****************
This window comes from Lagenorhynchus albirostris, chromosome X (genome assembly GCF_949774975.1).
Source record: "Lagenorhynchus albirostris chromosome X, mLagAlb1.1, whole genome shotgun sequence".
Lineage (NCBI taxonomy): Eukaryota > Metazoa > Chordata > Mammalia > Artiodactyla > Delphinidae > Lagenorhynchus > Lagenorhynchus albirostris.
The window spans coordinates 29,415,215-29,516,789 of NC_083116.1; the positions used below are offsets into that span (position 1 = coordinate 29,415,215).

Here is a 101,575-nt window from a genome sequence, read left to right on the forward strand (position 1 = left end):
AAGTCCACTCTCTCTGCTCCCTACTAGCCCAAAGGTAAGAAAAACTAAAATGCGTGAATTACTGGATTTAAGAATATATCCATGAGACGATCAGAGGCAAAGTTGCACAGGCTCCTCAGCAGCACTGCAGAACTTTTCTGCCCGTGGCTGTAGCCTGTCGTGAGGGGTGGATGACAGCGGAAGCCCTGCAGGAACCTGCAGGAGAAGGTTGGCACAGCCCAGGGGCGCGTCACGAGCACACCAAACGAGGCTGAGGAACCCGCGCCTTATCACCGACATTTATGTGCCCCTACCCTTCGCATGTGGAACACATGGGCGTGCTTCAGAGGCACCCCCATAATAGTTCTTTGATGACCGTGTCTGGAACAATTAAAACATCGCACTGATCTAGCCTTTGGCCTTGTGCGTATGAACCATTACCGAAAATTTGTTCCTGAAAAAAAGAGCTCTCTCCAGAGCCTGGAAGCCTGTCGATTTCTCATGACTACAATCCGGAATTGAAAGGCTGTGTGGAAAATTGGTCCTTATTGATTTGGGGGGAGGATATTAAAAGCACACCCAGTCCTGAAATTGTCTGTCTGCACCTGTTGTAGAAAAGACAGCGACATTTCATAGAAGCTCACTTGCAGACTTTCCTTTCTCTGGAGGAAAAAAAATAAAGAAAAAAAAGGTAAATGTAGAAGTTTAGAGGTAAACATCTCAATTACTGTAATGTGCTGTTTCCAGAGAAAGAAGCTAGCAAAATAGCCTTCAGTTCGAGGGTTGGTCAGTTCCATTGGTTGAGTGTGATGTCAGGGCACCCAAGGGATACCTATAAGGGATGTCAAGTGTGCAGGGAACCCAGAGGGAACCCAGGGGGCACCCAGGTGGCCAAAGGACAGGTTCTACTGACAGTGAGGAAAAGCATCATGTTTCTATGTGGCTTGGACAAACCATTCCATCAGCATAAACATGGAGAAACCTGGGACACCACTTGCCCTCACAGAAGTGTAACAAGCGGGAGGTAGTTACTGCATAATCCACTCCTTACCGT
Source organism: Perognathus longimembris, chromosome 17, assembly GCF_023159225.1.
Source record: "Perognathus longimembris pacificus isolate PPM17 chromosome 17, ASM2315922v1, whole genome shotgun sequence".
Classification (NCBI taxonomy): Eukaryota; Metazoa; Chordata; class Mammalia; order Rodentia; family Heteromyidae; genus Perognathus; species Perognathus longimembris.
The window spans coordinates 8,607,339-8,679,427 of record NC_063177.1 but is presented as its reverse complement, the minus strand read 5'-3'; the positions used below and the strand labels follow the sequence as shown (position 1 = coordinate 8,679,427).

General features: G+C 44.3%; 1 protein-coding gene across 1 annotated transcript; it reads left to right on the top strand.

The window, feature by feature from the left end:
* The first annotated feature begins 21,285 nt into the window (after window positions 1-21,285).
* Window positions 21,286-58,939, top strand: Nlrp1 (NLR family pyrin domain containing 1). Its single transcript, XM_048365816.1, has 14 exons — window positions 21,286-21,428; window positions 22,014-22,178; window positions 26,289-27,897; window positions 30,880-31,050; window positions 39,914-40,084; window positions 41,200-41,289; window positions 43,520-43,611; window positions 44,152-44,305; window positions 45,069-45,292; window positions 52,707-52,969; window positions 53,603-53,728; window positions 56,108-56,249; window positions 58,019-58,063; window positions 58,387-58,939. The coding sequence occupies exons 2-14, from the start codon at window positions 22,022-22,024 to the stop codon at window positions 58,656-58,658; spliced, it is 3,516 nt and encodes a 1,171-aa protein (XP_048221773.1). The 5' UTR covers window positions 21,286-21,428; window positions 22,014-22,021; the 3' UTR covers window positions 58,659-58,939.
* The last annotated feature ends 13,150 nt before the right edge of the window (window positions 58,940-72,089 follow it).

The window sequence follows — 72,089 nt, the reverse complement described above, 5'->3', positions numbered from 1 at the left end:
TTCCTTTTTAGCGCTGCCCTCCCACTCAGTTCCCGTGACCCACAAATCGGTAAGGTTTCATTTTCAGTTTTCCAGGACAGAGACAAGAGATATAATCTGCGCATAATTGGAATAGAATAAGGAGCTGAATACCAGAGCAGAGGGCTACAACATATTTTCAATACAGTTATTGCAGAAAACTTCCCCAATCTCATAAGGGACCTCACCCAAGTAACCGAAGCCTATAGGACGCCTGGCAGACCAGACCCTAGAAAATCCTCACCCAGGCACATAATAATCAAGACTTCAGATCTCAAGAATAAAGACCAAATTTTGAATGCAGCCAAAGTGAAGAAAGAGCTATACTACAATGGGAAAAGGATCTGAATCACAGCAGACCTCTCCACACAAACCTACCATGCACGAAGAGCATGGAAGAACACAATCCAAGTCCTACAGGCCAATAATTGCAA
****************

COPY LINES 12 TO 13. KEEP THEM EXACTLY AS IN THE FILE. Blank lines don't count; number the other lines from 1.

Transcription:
The window, feature by feature from the left end:
* The first annotated feature begins 21,285 nt into the window (after window positions 1-21,285).